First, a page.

Don’t get me wrong, that’s a good thing. My kids – and all kids growing up in the U.S. today – need books that center BIPOC characters. They should be reading books that showcase cultural and religious differences yet take nothing away from the story itself. My Yasmin series for beginning readers is a perfect example of this: Yasmin and her family and proud Pakistani Americans and Muslim, but it’s not really mentioned in the books. You see that from the art (by the fabulous Hatem Aly) and from small clues like the words they use or the foods they eat. Yasmin is an ordinary second grader just like every American kid in elementary school, and that’s her appeal.

Somewhere in the last few years, however, I started thinking about why culture is so important in books for kids. I began to wonder why most children’s books in the U.S. are set in the U.S., even though a significant portion of young readers today are immigrants or first generation. I saw my own kids slowly losing their connection to their heritage, especially since we stopped visiting Pakistan as often as we used to. All of this has had a deep impact on me. More and more, I began to consider setting a middle grade novel somewhere else. Somewhere outside America.

And so, A Thousand Questions was born. I’ve set this novel in my birth place of Karachi, Pakistan. It’s the story of a first generation American girl Mimi who visits her grandparents from the first time, and finds everything awful. The heat, the language, the spicy food… everything is foreign. But slowly, these things grow on her, and she becomes close to her new family. She also meets a new friend, Pakistani native Sakina. The contrast between the two girls, their lifestyles, their hopes and dreams… this is what storytelling is all about.

A Thousand Questions isn’t just a friendship story, but one where setting plays a huge part. I could have set the story anywhere on earth, but I chose to place Mimi and Sakina in a land that may seem foreign to some readers. But hopefully they will see the benefit and enchantment of that land, and discover the similarities with their own home. At the end of the day, place is an important part of ourselves… our culture, heritage, memories, perspectives. The non-American settings of our books may be the most important part of the stories we tell, if we allow ourselves to do so.

I choose to allow myself.”


Saadia Faruqi is the author of the Yasmin series by Capstone, and A Place at the Table (co-written with Laura Shovan) by HMH/Clarion. Her new novel A Thousand Questions released in the U.S. on October 6 and will publish in the U.K. on Nov 12. Follow Saadia on Twitter and Instagram @saadiafaruqi.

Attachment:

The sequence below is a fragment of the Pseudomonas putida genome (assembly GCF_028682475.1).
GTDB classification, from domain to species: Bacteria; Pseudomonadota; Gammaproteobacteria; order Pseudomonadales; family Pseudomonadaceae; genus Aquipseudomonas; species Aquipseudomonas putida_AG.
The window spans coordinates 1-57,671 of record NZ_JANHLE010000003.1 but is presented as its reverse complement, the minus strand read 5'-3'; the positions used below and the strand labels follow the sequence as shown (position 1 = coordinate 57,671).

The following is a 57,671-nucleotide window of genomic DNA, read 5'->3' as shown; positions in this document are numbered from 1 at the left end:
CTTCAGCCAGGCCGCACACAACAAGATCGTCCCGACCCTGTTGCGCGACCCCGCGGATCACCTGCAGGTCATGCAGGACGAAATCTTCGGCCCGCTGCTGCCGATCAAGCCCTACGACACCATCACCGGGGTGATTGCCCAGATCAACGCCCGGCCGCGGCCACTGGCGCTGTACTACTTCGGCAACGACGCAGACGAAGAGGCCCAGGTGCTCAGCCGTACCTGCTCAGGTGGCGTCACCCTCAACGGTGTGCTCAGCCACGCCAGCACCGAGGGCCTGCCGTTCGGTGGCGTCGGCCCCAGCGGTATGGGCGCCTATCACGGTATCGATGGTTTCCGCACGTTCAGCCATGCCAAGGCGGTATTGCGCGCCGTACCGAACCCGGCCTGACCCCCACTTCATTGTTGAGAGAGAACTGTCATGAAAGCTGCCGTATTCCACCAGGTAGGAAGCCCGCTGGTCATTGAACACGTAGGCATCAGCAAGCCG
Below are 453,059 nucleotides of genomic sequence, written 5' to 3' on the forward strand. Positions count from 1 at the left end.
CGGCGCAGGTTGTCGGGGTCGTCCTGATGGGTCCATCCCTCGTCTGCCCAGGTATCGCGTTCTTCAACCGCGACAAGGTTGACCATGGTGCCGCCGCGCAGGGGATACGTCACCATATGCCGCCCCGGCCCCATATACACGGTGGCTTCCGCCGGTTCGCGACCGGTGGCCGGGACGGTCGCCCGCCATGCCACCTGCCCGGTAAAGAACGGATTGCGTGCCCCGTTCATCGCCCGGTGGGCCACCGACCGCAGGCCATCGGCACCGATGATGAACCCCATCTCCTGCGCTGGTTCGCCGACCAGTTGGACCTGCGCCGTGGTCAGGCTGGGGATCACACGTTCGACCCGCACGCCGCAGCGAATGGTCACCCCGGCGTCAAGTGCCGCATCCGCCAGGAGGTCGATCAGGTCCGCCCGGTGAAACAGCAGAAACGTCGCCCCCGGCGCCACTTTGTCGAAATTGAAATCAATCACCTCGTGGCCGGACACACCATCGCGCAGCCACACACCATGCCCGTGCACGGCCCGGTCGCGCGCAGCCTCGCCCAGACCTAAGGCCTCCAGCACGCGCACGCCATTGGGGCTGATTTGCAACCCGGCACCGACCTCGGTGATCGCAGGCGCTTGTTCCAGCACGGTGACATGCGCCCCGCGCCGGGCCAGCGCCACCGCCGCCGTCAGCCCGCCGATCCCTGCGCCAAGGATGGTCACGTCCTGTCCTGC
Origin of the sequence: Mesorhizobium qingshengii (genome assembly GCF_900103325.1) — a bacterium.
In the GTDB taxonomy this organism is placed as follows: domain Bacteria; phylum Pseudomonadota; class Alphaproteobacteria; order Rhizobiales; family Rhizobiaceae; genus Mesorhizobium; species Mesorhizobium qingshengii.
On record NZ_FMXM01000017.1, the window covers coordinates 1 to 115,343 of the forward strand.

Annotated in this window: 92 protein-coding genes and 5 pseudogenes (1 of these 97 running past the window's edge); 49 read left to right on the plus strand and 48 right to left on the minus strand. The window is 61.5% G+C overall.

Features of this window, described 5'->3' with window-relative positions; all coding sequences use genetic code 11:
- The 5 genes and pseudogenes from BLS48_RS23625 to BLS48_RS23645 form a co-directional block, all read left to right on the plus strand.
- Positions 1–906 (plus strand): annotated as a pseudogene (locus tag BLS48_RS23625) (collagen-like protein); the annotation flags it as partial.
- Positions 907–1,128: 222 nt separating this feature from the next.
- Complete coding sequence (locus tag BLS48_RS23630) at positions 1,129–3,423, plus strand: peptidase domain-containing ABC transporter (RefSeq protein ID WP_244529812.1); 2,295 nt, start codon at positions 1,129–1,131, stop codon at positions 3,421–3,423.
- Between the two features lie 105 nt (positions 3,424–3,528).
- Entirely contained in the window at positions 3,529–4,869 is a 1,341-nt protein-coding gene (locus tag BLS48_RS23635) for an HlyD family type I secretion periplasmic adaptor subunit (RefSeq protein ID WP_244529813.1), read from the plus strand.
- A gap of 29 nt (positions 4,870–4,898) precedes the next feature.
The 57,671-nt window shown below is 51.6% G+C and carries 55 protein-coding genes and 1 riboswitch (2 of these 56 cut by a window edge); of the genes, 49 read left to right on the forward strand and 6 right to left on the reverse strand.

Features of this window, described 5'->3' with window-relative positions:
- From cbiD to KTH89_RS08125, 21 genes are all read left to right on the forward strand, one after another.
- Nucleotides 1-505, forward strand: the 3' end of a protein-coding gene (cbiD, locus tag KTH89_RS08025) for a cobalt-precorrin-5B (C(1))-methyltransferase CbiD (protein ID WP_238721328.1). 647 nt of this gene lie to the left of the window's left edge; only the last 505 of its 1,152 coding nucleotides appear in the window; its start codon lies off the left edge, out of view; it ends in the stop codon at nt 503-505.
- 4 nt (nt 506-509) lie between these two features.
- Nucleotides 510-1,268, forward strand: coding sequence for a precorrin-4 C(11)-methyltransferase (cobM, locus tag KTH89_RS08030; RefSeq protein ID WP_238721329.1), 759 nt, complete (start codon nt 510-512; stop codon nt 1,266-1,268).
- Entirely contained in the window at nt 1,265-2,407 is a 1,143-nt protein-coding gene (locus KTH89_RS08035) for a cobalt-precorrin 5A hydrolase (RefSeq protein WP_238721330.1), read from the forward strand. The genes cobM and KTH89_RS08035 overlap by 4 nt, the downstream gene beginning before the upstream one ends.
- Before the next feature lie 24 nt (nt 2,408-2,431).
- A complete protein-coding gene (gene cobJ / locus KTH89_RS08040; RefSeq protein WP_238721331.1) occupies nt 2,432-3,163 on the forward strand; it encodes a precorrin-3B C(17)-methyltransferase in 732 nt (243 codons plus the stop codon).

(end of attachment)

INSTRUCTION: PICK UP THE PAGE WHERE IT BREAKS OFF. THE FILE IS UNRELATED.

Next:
Meet Yasmin Book Tour! In conversation: Saadia Faruqi and Hatem Aly

yas

Meet Yasmin! (Capstone, Aug 2018) is an early reader series (grades K-2) featuring a South Asian American character Yasmin Ahmad and her multigenerational family. To celebrate the launch of Meet Yasmin! author Saadia Faruqi and illustrator Hatem Aly interview each other here. They talk about their writing journeys, their immigrant lives, and of course, the character they both created, Yasmin:

H.A: So Saadia, what made you write Yasmin? Why not something more mainstream, more “American?”Read More »

New Releases: May Books by Asian Authors!

book collage

We are excited to share some new books in May!

A mix of kid-lit, middle-grade, young adult, and adult books are listed below. (In case you missed it, join our open May reading challenge #AsianLitBingo too!)

Thanks to our Lit CelebrAsian team members: Glaiza and Shenwei for taking the time to research and compile this list.

Note: This is a just a small sample of releases out in May, so let us know what books you’re excited for.
Read More »

New Releases: April Books by Asian Authors!

Twitter + Blog Templates (23)

The team at Lit CelebrAsian are excited to share some new books in April.

Also, Asian Lit Bingo is returning in May! Asian Lit Bingo features our annual reading challenge, which is open to all readers to participate in. Visit the challenge board from last year to start planning your next reading pile. Keep an eye out for special announcements too.

Thanks to our Lit CelebrAsian team members: Glaiza and Shenwei for taking the time to research and compile the list of middle-grade, young adult, and adult books below.

Note: This is a just a small sample of releases out in April, so let us know what books you’re excited for. Update to the list: Mommy’s Khimar is by an African-American author but definitely check it out.

Read More »

New Releases: March Books by Asian Authors!

march-books

The team at Lit CelebrAsian are excited to share some new books in March!

A mix of kid-lit, middle-grade, young adult, and adult books are listed below.

Thankful to our Lit CelebrAsian team members: Glaiza and Shenwei for taking the time to research and compile this list.

Note: This is a just a small sample of releases out in March, so let us know what books you’re excited for!Read More »